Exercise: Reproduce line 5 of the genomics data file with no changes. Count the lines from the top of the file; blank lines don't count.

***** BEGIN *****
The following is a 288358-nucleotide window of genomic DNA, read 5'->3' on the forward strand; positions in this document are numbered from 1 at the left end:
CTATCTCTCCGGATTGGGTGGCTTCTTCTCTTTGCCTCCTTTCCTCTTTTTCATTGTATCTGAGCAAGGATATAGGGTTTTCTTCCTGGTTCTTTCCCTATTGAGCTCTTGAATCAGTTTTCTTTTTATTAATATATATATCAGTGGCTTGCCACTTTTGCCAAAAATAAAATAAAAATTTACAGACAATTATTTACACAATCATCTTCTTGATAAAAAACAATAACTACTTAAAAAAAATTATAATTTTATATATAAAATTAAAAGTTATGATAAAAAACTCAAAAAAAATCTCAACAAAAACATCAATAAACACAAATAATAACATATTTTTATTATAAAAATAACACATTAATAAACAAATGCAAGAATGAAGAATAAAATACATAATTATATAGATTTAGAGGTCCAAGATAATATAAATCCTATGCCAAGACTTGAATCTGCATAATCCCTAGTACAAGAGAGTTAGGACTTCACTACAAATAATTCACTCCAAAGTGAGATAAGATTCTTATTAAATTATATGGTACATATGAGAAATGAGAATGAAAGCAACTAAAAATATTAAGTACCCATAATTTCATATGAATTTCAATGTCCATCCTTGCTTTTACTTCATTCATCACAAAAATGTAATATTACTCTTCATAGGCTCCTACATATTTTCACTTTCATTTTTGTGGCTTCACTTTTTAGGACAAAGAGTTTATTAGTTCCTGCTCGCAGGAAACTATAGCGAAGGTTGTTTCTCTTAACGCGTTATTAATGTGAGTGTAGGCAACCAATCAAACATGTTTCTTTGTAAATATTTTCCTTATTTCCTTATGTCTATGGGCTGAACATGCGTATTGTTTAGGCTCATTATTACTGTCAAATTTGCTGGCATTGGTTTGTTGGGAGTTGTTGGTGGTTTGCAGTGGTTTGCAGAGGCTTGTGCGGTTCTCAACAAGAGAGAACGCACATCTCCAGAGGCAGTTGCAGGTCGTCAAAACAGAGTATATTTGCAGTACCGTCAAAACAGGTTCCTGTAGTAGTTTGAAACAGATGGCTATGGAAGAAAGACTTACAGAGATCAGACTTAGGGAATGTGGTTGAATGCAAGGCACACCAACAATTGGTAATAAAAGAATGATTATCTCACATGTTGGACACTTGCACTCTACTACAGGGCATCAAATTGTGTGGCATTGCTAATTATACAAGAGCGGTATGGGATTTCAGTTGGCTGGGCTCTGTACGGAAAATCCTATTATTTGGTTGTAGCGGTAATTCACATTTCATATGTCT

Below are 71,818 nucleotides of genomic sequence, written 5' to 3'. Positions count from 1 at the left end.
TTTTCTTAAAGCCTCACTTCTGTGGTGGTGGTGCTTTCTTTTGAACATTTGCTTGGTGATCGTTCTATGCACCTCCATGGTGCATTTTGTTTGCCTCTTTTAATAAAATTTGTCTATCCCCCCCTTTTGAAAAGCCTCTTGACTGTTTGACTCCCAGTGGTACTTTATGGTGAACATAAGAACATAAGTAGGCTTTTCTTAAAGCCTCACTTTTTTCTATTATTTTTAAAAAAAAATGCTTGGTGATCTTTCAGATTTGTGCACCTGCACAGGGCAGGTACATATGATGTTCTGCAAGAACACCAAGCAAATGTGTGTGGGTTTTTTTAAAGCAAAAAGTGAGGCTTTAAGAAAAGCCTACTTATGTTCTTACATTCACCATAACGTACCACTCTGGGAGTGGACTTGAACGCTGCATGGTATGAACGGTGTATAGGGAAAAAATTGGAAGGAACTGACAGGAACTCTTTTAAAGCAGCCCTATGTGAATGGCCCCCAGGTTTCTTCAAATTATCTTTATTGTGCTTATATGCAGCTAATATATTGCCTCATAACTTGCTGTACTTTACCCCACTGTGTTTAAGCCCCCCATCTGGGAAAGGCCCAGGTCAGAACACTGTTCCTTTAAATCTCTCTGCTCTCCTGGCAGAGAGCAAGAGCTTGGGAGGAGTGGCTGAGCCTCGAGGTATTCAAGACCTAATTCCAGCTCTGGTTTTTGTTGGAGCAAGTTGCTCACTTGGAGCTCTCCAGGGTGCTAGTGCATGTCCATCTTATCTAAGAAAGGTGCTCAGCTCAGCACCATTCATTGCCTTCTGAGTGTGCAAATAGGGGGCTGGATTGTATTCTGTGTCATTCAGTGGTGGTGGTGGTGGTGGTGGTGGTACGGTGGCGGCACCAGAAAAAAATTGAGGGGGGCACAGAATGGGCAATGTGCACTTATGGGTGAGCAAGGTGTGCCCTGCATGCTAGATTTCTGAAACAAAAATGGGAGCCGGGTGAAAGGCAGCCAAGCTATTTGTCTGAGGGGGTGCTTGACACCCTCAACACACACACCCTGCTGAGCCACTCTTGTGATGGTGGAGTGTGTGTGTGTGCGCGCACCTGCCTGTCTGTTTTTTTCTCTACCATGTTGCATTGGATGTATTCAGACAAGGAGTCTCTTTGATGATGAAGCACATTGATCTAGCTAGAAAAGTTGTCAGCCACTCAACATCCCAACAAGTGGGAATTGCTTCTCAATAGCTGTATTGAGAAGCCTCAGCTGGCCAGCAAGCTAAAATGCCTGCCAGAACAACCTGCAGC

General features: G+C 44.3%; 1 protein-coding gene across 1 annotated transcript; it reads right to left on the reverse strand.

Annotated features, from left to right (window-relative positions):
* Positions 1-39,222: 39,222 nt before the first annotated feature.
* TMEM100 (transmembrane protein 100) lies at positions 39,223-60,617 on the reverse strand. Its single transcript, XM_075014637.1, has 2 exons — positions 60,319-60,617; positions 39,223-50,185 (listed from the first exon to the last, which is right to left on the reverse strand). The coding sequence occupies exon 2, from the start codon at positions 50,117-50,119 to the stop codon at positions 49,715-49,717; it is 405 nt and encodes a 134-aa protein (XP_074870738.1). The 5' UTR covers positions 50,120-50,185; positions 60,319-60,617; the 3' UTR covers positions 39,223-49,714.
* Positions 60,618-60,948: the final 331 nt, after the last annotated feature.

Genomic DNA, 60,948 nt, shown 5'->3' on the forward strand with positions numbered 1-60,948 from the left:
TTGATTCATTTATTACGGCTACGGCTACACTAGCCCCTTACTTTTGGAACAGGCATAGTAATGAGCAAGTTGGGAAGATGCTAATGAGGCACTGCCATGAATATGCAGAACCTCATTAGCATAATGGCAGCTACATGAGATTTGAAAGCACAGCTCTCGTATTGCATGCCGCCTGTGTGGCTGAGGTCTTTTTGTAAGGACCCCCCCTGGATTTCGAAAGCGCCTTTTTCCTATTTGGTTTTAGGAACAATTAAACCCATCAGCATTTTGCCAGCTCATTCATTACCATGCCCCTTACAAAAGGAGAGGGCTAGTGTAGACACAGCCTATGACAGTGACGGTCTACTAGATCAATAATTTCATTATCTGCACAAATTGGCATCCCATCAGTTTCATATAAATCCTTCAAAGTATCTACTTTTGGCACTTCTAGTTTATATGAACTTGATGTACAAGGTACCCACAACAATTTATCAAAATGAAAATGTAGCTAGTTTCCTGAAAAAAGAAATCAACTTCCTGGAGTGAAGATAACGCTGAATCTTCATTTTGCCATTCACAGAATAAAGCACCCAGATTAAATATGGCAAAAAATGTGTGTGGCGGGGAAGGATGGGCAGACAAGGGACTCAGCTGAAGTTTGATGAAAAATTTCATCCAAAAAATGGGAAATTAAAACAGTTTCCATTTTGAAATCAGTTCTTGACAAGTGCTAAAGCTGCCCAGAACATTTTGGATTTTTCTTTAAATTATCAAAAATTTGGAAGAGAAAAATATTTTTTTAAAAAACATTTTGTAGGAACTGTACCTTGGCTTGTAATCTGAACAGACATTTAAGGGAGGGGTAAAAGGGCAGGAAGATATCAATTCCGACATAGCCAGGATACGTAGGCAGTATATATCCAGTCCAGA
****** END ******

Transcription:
General features: G+C 44.3%; 1 protein-coding gene across 1 annotated transcript; it reads right to left on the reverse strand.